Arborio rice is the most widely available variety of Italian superfino rice, used to make risotto. It has plump grains and a high proportion of amylopectin, a type of sticky starch that's responsible for the trademark creamy texture of risotto.
Arborio is a medium-grain rice (though it's often called short-grain rice because its plump shape after cooking makes it look short).
Substitute carnaroli or vialone nano rice.
Imported varieties are your best bet; to know you’re buying the real deal, look for a seal from the Italian rice growers’ consortium (it has a stork on it). If you’re buying the rice in bulk or you can see it through the bag, make sure the rice is for the most part intact; too many broken grains and the rice won’t cook evenly.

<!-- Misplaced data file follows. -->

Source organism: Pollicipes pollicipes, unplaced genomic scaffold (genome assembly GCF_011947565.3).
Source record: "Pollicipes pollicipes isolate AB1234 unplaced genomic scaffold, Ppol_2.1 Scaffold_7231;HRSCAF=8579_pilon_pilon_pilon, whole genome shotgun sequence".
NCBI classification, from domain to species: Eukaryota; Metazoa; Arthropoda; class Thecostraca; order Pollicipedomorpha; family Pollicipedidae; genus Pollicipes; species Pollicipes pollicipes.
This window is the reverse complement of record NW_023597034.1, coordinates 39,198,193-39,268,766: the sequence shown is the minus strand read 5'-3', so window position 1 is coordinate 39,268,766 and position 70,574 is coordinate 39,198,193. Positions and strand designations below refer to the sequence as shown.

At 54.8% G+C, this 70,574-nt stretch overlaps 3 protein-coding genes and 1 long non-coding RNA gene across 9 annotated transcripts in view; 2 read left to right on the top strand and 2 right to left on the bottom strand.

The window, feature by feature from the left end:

You can cook risotto ahead: Follow the recipe until the rice is about halfway done—it should still be rather firm inside—and then spread it out on a baking sheet to stop cooking. Cool the rice, then cover it and set it aside at room temperature for up to two hours. When you’re ready to serve the risotto, return it to the pot and resume adding hot liquid until it’s perfectly al dente, a few minutes later.
Store Arborio in a cool, dry place where it will keep well almost indefinitely.